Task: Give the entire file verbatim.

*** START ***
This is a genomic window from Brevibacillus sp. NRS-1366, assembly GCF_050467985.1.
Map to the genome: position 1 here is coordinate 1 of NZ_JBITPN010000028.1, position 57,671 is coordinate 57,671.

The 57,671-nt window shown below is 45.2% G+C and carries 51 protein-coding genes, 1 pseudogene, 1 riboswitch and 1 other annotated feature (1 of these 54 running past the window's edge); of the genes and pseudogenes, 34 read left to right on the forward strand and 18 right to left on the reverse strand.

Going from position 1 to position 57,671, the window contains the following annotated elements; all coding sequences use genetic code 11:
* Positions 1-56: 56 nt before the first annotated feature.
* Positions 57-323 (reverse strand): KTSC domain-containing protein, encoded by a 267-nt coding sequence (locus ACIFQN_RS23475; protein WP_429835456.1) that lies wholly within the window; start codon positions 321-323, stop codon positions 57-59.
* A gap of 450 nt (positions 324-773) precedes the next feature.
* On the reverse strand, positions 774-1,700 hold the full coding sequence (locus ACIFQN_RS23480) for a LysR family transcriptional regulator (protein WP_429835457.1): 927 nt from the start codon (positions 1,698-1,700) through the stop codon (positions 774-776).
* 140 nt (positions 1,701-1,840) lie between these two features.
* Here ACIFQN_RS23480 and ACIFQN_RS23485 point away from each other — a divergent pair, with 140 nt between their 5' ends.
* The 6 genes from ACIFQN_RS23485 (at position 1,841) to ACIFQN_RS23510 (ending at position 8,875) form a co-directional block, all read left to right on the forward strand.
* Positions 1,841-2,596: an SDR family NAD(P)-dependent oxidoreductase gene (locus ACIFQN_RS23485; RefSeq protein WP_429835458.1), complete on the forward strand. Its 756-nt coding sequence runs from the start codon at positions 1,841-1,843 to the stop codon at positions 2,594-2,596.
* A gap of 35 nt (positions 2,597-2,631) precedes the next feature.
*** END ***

This is a genomic window from Brevibacillus sp. NRS-1366, assembly GCF_050467985.1.
Map to the genome: position 1 here is coordinate 1 of NZ_JBITPN010000028.1, position 57,671 is coordinate 57,671.

The 57,671-nt window shown below is 45.2% G+C and carries 51 protein-coding genes, 1 pseudogene, 1 riboswitch and 1 other annotated feature (1 of these 54 running past the window's edge); of the genes and pseudogenes, 34 read left to right on the forward strand and 18 right to left on the reverse strand.

Going from position 1 to position 57,671, the window contains the following annotated elements; all coding sequences use genetic code 11:
* Positions 1-56: 56 nt before the first annotated feature.
* Positions 57-323 (reverse strand): KTSC domain-containing protein, encoded by a 267-nt coding sequence (locus ACIFQN_RS23475; protein WP_429835456.1) that lies wholly within the window; start codon positions 321-323, stop codon positions 57-59.
* A gap of 450 nt (positions 324-773) precedes the next feature.
* On the reverse strand, positions 774-1,700 hold the full coding sequence (locus ACIFQN_RS23480) for a LysR family transcriptional regulator (protein WP_429835457.1): 927 nt from the start codon (positions 1,698-1,700) through the stop codon (positions 774-776).
* 140 nt (positions 1,701-1,840) lie between these two features.
* Here ACIFQN_RS23480 and ACIFQN_RS23485 point away from each other — a divergent pair, with 140 nt between their 5' ends.
* The 6 genes from ACIFQN_RS23485 (at position 1,841) to ACIFQN_RS23510 (ending at position 8,875) form a co-directional block, all read left to right on the forward strand.
* Positions 1,841-2,596: an SDR family NAD(P)-dependent oxidoreductase gene (locus ACIFQN_RS23485; RefSeq protein WP_429835458.1), complete on the forward strand. Its 756-nt coding sequence runs from the start codon at positions 1,841-1,843 to the stop codon at positions 2,594-2,596.
* A gap of 35 nt (positions 2,597-2,631) precedes the next feature.